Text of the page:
Recently, John Green of Young Adult author fame and one of the people I greatly admire received this question by anonymous on tumblr:
“Would you ever write a YA novel where an adult plays a key role? I know you like to leave the focus around the teenagers and their “peer relationships… but I was just wondering if it had ever crossed your mind.”
John Green responded thus:
“I mean, to be totally honest with you, I don’t really give a shit about adults.”
He then added this clarification:
Like, all of my friends are adults. My spouse is an adult. My parents and brother are adults. I know and like many adults. But I don’t want to write for them. Or God forbid about them.
They’re just so…boring. It’s like, “Oh I have a mortgage. I buy six pairs of identical khaki pants at a time. I take care of children and watch the television program CSI.”
I admire people who can make that crap into the stuff of interesting fiction, but…yeah. No.”
This sounded to me less like an explanation and more like a midlife crisis.
I understand that there are many reasons to write about and for teenagers.
Teenagers go through tumultuous developments. They have to form their personalities and find out what they want to do and what they want to be at the same as their brains are certifiably insane. (There is scientific research out there to support this claim.)
They are not settled. Everything is experienced in a dramatically heightened context and teenager’s lives are filled with a plethora of exciting and frightening ‘Firsts’ that are worth exploring.
As an audience, teenagers do not just like a certain, book, series, or movie. They LOVE it. They are loyal to the franchise. They go all creative about it and enrich the experience of the original with art, music, writing and films.
YA is also an important genre, because teenagers do need to find relatable narratives that are not concerned with the wish of fitting into a pre-set social group that children have and that are also not concerned with exploring, excelling in, or circumventing the system, that many grown-ups have. Teenagers need books that speak to them and speak for them.
Having said all that, let me get to the point I want to make.
Being a teenager is not the only important or exciting time in a person’s life. Any age has its challenges and can be portrayed in an interesting way. The quote from John Green makes it seem as if the teenage years are our glory days and it is all downhill from there.
I find that very pessimistic and unimaginative. And, to be honest, if I had stopped my personal development right after my teenage years, I would have been better off if I had killed myself right then and there.
Yes, adulthood can be stressful and boring at the same time. Yes, you can get stuck in a rut if you go and achieve all the milestones in an orderly fashion. A job, a spouse, a house, a car, a kid. Yes, you have to take a step back when you have to care for the most egotistical beings on earth, your little kids. But you still do not have to be boring while doing that.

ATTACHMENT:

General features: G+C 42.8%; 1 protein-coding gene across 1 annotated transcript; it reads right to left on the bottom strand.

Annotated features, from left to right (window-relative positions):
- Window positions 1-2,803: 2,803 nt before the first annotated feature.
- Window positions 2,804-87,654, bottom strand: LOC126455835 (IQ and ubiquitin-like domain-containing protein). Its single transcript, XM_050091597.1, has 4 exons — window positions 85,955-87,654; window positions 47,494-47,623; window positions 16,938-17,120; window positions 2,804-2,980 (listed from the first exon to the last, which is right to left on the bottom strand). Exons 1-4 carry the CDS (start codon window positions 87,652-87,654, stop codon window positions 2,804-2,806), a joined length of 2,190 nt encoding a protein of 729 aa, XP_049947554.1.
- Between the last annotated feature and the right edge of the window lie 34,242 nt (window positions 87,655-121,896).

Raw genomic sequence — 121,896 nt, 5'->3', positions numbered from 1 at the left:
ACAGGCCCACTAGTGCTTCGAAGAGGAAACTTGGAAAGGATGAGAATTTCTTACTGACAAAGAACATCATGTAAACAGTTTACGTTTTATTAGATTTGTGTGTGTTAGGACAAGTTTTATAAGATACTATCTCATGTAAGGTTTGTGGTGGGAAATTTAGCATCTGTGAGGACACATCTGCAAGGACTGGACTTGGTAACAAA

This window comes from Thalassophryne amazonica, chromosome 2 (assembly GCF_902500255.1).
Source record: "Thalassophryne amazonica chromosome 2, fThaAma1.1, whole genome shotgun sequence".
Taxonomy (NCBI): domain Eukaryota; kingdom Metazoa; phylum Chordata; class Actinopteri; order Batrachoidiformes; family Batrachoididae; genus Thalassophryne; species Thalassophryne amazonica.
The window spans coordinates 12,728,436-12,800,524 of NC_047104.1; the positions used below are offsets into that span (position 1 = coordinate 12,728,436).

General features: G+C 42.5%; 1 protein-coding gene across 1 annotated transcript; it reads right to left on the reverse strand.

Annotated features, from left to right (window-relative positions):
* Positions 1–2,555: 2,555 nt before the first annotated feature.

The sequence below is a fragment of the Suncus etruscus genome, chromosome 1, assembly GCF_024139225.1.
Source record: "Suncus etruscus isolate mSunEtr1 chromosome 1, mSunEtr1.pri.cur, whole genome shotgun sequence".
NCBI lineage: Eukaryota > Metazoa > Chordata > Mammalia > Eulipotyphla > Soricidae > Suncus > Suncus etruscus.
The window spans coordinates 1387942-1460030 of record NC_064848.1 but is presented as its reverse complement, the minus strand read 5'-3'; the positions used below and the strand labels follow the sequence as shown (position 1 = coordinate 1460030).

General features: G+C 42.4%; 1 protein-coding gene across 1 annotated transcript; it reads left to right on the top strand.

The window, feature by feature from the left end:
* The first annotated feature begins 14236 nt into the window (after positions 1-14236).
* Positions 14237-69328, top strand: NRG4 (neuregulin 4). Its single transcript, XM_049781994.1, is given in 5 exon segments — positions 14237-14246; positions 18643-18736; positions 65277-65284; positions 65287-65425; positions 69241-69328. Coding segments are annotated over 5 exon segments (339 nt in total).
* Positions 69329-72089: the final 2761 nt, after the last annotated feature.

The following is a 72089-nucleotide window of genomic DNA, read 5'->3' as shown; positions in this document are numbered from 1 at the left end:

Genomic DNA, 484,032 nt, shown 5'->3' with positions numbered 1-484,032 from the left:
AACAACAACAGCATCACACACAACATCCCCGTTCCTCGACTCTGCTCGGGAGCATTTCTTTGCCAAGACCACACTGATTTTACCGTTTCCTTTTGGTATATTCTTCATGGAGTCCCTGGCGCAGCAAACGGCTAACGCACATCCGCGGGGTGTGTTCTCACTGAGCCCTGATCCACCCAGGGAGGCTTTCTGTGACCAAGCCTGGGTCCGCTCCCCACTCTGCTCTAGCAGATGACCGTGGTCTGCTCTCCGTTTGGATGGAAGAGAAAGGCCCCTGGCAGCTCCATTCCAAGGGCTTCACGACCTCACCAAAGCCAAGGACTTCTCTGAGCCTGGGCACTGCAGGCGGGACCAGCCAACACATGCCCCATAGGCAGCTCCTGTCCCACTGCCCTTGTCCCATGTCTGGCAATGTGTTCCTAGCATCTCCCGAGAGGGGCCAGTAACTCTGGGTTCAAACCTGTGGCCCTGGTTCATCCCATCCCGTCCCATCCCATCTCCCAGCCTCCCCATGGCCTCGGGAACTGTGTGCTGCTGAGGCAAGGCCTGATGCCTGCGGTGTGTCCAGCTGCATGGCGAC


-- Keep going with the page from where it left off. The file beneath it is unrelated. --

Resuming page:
You are still the same character that you used to be when you made your life decisions. You can still be nerdy, quirky, obsessed, ridiculous, lovable, stoic, caustic, understanding or hopelessly overwhelmed. You will still have to face changes and you will have to decide if you courageously accept them or cowardly back away from them.
And if you decide to buy six pairs of identical khakis and to watch CSI, that is your decision. You could just as easily decide to buy leather biker pants and hike the Himalaya. (Probably not in the biker pants though. That could get rather uncomfortable.)
If your life is settled, just wait, there will be things coming along that will unsettle it. And if your life is unsettled, do not obsess about it.
There are so many grown-ups out there who are deeply depressed, because they are non-normative people; because they did not hit all the milestones in the prescribed order. People who would give everything they have to experience the privilege of having achieved your dreams.
The stories of all these grown-up characters are also worth exploring and learning about. Many of the most tragic and interesting characters in literature are grown-ups who have been thrown into unsettling circumstances. Montag was a married man. Offred was married to a guy and had a kid. Frodo was 50.
So, to summarize, it is great that there is YA for teenagers, but you do not need to justify writing for teenagers by thrashing adulthood. I consider that ageism.
I get that every age group gets a bad rap. Teenagers get a bad rap and it is unjust and unfair. Millenials are getting a bad rap and it is preposterous. Grown-ups, especially people in their 30s, 40s, and 50s, get a bad rap and it is just as unjustified. But guess what? Giving a bad rap to grown-ups is considered cool. Especially when it is done by someone who belongs to that generation.
I think we should forget about preconceived notions and generalizations of specific age groups. I remember a cool guy once said that we should “imagine people complexly.”
(For those of you who don’t know, that guy was also John Green.)